Moved, "That the Bill be now read 2a."—(The Lord Archbishop of York.)


said, he did not intend, after what occurred last night, to move the rejection of the Bill, though he thought it was insufficiently considered last year, and was a measure as objectionable as that discussed yesterday. The Episcopal Bench were departing from their original functions—those relating to doctrine and discipline—by meddling with the financial arrangements of the parochial clergy. They had nothing to do with them. Dilapidations were a matter resting between the incoming and outgoing incumbent; and though they were occasionally irrecoverable, through the insolvent position of the latter, such cases were rare, and it was best to leave the question to the parties concerned. He was of opinion that the same evils might arise in this case as he thought would arise in the case of the Benefices Resignation Bill, and even more strongly; the evil was to place the parochial clergy under the control of the Bishop. A surveyor was to be sent every five years to examine the state of the parish. Under the Bill, the surveyor, though not appointed by the Bishop directly, was appointed at a meeting over which he might preside if he thought proper, or failing him, the archdeacon; and the sanction of the Bishop must be obtained. Now surveyors, as his judicial experience had shown him, were a very expensive class of men. The whole expense of their employment would fall upon the clergyman. It would be necessary to have an inspection by the surveyor from time to time in order to ascertain what repairs were required; the incumbent might then carry them out himself if he pleased; but then a second survey would be required to certify that the repairs had been properly carried out. The whole of this must be borne by the incumbent, and in the aggregate a very heavy burden would be thrown on the parochial clergy. Then not only might the archdeacon complain to the Bishop, but the latter might, under Clause 26, order an inspection of any parsonage of his own accord. [The Archbishop of YORK explained that that clause applied only to episcopal residences.] In that case, his objection, in that respect, fell to the ground; but he observed, that if the repairs thought necessary were resisted by the incumbent, the matter was to be determined as in the nature of a lawsuit by the Bishop, and the expense would certainly be serious. There was, moreover, he thought, a technical objection to the Bill. The Bill would tax a large body of persons, and he did not remember any measure the whole scope of which was the raising of money for certain purposes from a particular class having originated in that House. What view the House of Commons would take of it he did not know, and if their privileges were guarded by the money clauses being struck out when it was sent down to them the very essence of the Bill would disappear.


said, the noble and learned Lord seemed to have derived his views of the Bill from a pamphlet which had probably reached many of their Lordships, for his noble and learned Friend had used almost in the same order the arguments of the ingenious writer. The author's name had been communicated to him, and he was happy to recognize in him a Gloucestershire incumbent and a very intelligent and sensible man; but he did not believe his arguments would meet with general acceptance among his brother clergymen. It was apparently feared that the Bishops wanted to violate the proper independence of the parochial clergy; but he joined in his most rev. Friend's disclaimer of any desire to interfere with their privacy or welfare, and he did not believe for one moment that in any diocese any sinister design was imputed to the Bill by any of those for whose benefit it was framed. It might, indeed, be objected that though it raised the difficult question as to what dilapidations were, it did not attempt to answer it; but though it confessedly left this difficulty as it found it, the Bill notwithstanding removed the real and practical difficulties connected with the question, by providing an uniform course of proceeding and a consistent treatment of all cases that came under its purview. It was based on the recommendations of the clergy themselves, as expressed in the Convocation of both Provinces, and could hardly be supposed as threatening any injustice to to those whom the noble and learned Lord seemed so desirous to protect. The writer of the pamphlet referred to ruri-decanal meetings and to Convocation as packed assemblies, for which he had neither respect nor reverence, and he emphatically stated that he preferred the opinion of laymen. While joining in the writer's respect for the opinion of laymen, he supported the Bill, as one likely to be beneficial to the clergy and to the Church at large.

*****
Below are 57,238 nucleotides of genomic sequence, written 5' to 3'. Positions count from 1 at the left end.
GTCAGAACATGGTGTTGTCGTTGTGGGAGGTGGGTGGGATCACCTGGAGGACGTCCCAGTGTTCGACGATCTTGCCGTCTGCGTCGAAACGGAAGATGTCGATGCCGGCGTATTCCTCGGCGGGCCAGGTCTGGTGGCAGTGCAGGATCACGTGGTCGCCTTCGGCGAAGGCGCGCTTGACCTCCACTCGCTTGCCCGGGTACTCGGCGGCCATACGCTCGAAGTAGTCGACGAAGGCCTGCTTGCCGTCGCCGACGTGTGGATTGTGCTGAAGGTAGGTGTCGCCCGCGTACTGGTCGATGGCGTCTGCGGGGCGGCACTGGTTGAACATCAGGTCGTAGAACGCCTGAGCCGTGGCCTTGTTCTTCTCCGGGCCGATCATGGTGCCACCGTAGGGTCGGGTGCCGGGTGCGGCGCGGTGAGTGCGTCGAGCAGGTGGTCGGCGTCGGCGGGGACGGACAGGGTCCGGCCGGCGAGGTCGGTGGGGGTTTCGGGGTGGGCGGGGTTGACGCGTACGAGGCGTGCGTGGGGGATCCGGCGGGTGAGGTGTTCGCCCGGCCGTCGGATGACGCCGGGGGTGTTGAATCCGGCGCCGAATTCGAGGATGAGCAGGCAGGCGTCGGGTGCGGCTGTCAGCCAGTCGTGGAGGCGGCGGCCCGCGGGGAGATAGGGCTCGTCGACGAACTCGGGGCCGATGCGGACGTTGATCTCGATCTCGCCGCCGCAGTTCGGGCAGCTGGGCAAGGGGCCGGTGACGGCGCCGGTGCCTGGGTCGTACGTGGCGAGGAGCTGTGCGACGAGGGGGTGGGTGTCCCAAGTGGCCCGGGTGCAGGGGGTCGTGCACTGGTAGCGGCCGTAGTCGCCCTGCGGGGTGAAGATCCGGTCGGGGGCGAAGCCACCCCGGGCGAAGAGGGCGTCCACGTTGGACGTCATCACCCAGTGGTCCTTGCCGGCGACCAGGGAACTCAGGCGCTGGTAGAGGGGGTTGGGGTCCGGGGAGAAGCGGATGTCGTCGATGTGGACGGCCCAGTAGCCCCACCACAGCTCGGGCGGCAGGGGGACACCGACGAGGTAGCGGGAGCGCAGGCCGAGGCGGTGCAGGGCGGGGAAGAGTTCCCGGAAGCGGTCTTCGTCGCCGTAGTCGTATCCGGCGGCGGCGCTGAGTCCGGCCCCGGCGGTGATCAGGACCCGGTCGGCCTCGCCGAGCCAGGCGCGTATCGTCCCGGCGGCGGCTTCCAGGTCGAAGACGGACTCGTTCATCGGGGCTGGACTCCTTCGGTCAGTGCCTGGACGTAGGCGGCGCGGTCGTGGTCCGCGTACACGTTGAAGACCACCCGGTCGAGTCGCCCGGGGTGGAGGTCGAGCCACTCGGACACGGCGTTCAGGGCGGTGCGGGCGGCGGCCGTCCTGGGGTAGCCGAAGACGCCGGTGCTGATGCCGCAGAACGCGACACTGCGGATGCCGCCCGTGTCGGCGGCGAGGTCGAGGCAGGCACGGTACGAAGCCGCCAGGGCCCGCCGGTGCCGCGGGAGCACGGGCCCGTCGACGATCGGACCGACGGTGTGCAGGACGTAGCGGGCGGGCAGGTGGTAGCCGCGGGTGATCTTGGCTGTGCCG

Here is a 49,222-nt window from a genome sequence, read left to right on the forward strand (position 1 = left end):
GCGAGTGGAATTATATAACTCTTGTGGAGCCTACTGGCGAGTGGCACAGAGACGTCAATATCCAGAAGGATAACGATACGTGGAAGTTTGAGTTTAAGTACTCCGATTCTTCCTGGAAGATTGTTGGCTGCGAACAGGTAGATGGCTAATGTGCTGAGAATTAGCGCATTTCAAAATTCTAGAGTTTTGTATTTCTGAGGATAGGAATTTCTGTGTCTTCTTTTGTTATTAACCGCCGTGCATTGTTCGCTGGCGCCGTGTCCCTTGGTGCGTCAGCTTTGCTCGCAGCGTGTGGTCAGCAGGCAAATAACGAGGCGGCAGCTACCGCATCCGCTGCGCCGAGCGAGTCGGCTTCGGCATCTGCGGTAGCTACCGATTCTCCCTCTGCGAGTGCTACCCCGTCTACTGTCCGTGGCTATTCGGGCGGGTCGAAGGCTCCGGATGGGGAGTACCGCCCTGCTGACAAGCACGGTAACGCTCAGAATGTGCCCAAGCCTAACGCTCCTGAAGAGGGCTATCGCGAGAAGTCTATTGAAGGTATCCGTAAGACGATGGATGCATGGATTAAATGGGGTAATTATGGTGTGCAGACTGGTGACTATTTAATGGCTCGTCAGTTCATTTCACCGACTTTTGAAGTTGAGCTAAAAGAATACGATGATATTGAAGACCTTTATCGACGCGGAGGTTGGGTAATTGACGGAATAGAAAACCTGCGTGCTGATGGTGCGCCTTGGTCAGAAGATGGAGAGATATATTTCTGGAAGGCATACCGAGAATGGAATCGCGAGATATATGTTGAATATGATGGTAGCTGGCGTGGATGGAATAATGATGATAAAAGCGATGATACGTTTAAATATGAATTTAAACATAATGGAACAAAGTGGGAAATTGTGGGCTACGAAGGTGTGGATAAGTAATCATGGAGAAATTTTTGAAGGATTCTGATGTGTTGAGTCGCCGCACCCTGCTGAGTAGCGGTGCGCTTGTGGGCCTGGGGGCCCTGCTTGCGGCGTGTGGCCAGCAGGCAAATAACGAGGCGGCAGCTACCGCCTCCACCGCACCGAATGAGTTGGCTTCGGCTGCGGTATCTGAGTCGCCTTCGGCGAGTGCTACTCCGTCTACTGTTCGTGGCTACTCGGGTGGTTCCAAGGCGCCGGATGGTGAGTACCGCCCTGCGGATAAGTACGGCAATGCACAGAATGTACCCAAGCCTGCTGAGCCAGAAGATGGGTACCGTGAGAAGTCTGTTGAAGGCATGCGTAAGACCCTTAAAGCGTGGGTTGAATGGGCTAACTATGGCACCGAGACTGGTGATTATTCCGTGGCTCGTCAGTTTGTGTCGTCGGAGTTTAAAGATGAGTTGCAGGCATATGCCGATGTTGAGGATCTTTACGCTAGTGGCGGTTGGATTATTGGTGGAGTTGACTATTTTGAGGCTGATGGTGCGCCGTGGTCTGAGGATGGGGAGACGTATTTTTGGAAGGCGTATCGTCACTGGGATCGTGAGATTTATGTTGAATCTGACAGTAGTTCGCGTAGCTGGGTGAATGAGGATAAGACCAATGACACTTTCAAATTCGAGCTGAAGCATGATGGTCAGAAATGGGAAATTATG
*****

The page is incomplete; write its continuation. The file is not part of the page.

On Question? agreed to; Bill read 2a accordingly.